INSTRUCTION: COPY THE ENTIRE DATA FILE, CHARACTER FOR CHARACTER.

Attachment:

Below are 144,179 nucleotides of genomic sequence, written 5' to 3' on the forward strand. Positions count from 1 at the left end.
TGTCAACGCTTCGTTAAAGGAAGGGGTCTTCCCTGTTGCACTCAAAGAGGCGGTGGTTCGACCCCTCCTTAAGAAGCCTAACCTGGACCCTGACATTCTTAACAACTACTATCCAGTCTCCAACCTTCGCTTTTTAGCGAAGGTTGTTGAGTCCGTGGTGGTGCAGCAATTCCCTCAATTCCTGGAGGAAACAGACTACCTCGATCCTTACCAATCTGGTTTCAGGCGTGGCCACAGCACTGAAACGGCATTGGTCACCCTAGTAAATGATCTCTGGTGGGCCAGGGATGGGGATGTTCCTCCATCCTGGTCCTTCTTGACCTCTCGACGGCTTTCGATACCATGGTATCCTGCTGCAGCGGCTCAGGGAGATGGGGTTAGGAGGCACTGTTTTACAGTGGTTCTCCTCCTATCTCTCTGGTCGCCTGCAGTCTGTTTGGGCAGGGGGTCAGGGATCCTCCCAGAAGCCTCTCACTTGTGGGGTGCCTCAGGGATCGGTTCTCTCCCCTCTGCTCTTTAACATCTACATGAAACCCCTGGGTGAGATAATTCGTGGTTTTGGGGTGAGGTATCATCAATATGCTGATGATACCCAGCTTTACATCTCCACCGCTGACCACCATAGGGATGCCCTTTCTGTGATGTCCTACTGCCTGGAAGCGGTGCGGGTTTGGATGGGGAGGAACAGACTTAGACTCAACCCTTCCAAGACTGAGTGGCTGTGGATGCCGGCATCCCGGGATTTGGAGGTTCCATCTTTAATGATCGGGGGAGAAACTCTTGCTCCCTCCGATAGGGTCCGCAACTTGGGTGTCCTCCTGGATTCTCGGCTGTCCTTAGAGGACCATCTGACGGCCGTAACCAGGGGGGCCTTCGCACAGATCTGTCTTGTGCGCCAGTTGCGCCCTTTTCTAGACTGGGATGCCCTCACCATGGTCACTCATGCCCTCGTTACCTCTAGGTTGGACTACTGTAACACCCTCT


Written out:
Below are 144,179 nucleotides of genomic sequence, written 5' to 3' on the forward strand. Positions count from 1 at the left end.
TGTCAACGCTTCGTTAAAGGAAGGGGTCTTCCCTGTTGCACTCAAAGAGGCGGTGGTTCGACCCCTCCTTAAGAAGCCTAACCTGGACCCTGACATTCTTAACAACTACTATCCAGTCTCCAACCTTCGCTTTTTAGCGAAGGTTGTTGAGTCCGTGGTGGTGCAGCAATTCCCTCAATTCCTGGAGGAAACAGACTACCTCGATCCTTACCAATCTGGTTTCAGGCGTGGCCACAGCACTGAAACGGCATTGGTCACCCTAGTAAATGATCTCTGGTGGGCCAGGGATGGGGATGTTCCTCCATCCTGGTCCTTCTTGACCTCTCGACGGCTTTCGATACCATGGTATCCTGCTGCAGCGGCTCAGGGAGATGGGGTTAGGAGGCACTGTTTTACAGTGGTTCTCCTCCTATCTCTCTGGTCGCCTGCAGTCTGTTTGGGCAGGGGGTCAGGGATCCTCCCAGAAGCCTCTCACTTGTGGGGTGCCTCAGGGATCGGTTCTCTCCCCTCTGCTCTTTAACATCTACATGAAACCCCTGGGTGAGATAATTCGTGGTTTTGGGGTGAGGTATCATCAATATGCTGATGATACCCAGCTTTACATCTCCACCGCTGACCACCATAGGGATGCCCTTTCTGTGATGTCCTACTGCCTGGAAGCGGTGCGGGTTTGGATGGGGAGGAACAGACTTAGACTCAACCCTTCCAAGACTGAGTGGCTGTGGATGCCGGCATCCCGGGATTTGGAGGTTCCATCTTTAATGATCGGGGGAGAAACTCTTGCTCCCTCCGATAGGGTCCGCAACTTGGGTGTCCTCCTGGATTCTCGGCTGTCCTTAGAGGACCATCTGACGGCCGTAACCAGGGGGGCCTTCGCACAGATCTGTCTTGTGCGCCAGTTGCGCCCTTTTCTAGACTGGGATGCCCTCACCATGGTCACTCATGCCCTCGTTACCTCTAGGTTGGACTACTGTAACACCCTCT